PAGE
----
ResearchEd14: Michael Slavinsky and Alex Weatherall are the right kind of crazy.

“Whatever you can do, or dream you can, begin it.  Boldness has genius, power and magic in it.”

Johann Wolfgang von Goethe

“The person who says it cannot be done should not interrupt the person doing it.”

Chinese Proverb

I don’t know what a meeting between Michael Slavinsky and Alex Weatherall sounds like, but I imagine it would be a Google executive’s wet dream. At ResearchED Midlands, we were given a window into their world and I haven’t been able to stop thinking about the ‘completely mad idea’ that they were proposing. They were cautious, and repeatedly asked their audience “Is this completely stupid? Is there any way that this will work?”

I don’t think that anyone was qualified to say, we were watching innovators at work, and it was magic. Slavinksy and Weatherall possess a kind of cleverness that I will never really understand. They take complex ideas and concepts and connect them like a crossword, but driving all of this is a simple and powerful idea; a goal of giving the teaching profession a very special gift.

The Problem

At last year’s ResearchEd conference Laura McInerney proposed a list of 7 Touchpaper Problems, which if solved would have a huge benefit on education. Slavinsky and Weatherall have chosen problem 4, ‘What determines the complexity of a problem?’


They define complexity as made up of more than one part, and brought attention to the fact that many of the concepts that we teach demand requisite knowledge or understanding. At times in education, this is obvious and straightforward, for instance I should not teach my year three class about collective nouns until they fully understand what a noun is. But with much of what we teach, the underlying concepts are not as obvious. Thus: What even determines the complexity of a given concept?

The Completely Mad Solution

First, list every concept that we teach, in every subject. Then link together related concepts. Next, order whether one concept rests on another (i.e. the first concept is unintelligible without it). Finally, assign a value strength to the relationship between two concepts. So Romeo and Juliet would strongly rest on an understanding of tragedy, and Newton’s Second Law would be very strongly underpinned by acceleration (which in turn is underpinned by the concept of velocity etc).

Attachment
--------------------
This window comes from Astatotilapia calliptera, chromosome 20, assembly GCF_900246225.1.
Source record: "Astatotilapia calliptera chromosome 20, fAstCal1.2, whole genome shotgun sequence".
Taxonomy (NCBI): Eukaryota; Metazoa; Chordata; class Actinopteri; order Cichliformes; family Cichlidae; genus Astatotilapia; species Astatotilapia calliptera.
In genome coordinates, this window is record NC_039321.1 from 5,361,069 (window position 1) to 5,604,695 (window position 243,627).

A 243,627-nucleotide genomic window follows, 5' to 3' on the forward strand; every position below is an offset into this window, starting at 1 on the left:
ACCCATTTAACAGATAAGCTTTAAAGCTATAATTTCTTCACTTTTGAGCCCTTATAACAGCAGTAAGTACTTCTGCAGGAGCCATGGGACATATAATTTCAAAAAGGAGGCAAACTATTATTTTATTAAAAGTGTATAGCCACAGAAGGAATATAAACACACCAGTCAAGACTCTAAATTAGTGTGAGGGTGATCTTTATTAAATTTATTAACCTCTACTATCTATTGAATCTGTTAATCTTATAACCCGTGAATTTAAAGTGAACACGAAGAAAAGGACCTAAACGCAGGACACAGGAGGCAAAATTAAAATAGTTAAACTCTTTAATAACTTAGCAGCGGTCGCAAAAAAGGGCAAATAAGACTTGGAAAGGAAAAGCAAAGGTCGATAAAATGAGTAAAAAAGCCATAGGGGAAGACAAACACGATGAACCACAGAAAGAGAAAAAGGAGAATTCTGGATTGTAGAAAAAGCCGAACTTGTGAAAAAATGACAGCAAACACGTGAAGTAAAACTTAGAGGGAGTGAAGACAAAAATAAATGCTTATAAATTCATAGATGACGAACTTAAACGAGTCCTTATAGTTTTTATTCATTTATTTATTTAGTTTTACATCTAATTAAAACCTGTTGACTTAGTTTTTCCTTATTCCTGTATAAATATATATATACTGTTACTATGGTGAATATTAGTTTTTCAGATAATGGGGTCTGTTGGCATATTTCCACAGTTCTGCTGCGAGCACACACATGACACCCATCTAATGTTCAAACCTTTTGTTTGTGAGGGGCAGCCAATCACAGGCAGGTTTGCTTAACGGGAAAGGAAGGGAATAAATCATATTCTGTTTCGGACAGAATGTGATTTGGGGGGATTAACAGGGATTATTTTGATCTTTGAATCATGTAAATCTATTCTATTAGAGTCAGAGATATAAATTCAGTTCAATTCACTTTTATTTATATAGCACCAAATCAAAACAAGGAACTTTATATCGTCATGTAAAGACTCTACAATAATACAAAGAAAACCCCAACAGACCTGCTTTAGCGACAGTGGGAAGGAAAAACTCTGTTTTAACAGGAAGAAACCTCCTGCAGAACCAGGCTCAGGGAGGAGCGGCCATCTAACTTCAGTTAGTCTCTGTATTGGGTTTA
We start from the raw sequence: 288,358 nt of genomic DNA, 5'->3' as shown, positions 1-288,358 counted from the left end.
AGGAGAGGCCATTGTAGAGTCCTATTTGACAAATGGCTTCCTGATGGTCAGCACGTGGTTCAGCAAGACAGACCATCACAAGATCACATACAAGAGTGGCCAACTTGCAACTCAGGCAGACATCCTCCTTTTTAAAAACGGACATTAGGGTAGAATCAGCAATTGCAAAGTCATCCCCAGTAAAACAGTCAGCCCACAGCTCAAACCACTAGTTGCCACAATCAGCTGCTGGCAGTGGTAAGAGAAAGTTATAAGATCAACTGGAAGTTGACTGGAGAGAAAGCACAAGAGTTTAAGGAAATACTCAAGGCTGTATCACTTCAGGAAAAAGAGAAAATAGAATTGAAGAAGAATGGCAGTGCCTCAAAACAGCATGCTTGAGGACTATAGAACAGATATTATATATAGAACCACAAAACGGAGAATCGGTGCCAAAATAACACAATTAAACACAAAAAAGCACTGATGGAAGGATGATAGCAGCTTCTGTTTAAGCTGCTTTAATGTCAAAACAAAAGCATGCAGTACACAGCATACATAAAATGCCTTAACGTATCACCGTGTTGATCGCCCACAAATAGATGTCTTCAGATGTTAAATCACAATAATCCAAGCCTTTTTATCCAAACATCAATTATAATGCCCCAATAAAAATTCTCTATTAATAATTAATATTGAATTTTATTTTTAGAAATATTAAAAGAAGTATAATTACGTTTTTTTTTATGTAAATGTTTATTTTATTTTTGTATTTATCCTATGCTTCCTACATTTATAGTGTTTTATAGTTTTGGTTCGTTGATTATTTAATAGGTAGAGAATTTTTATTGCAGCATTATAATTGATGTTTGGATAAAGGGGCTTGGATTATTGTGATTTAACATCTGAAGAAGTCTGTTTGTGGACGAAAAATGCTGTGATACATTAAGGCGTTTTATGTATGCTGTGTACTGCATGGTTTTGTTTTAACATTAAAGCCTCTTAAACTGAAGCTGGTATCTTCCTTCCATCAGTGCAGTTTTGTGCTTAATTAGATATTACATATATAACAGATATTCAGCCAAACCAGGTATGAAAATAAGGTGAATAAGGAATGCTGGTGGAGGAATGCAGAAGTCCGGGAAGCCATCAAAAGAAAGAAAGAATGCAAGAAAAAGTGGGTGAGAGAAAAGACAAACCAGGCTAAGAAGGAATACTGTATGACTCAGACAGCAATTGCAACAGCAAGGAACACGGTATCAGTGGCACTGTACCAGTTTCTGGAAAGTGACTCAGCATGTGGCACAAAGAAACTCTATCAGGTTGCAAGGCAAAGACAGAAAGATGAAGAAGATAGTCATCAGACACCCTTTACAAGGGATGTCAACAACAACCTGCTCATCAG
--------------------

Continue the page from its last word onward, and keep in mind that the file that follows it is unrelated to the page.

neurone map

We would be left with a sparse and interconnected map, which I couldn’t help but feel would resemble those fancy pictures of neurone maps. Add in to this the notion of weighting the strength of the relationship between concepts (which sounds a lot like a firing threshold) and the analogy becomes even more striking. “Are you just going to end up mapping the brain?” I asked Weatherall. He shrugged, unintimidated by the similarity in task, “Not really. But we had to use software that was originally created for mapping genes.”

How It Would Help

Once the concepts are inputted, a computer programme does magic and processes the relationships, which would give teachers at least 3 really useful tools:

  1. It could create an index of complexity, and assign each concept with a number on this scale. So if you are teaching adverbial phrases, you would be able to check the complexity number and make decisions about how much lesson time this will need.
  2. It could order concepts to ensure schemes of work do not feature more complex concepts before prerequisite concepts.
  3. It could identify ‘threshold concepts’. These are ideas that, once understood, open the understanding for many, many more concepts. For example, I would suggest that the Inverse Law is a threshold concept in mathematics.

(Michael gives a better and more detailed outline of the utility of this project here)

Potential Problems (And Solutions)

It is undeniable that the results of such a map would be of huge use to the profession. But it’s obviously a huge piece of work to map all of these concepts. Weatherall suggested crowd-sourcing as a solution to this, and cited the Zooniverse project as an example of how millions of internet users have all played a small role in contributing towards a solution of an unfathomably vast and seemingly unending problem.

But I wasn’t convinced by this answer. The Zooniverse is popular because it’s about space and has stunning visuals of galaxies and stars and such. I’m not sure that this project would have that cool appeal. It would rest on teachers dedicating unpaid hours on laborious work for the benefit of the profession at large.

Then again, most teachers are quite used to doing just that.

There is a second, more fundamental problem which may prove to be completely irrelevant. This map rests epistemological and linguistic assumptions: that knowledge is defined by its coherence with other knowledge, and that all we need is better definitions and more foundational understanding to make the next learning step. Both of these are open-questions within the philosophical and psychological literature, and are likely to remain that way. It may well be that attempting to map anything leads us “down the rabbit-hole”, as Weatherall poetically put it. In all likelihood, however, these questions can remain academic, and won’t affect the overall map.


This was a fascinating talk of an embryonic project attempting to answer one of the most difficult problems in education. It’s perhaps unfair of me to assess it to the extent that I have here, but its importance and potential compels me to get it out there.

Is it completely crazy? Yes.

And that’s what makes it so exciting.


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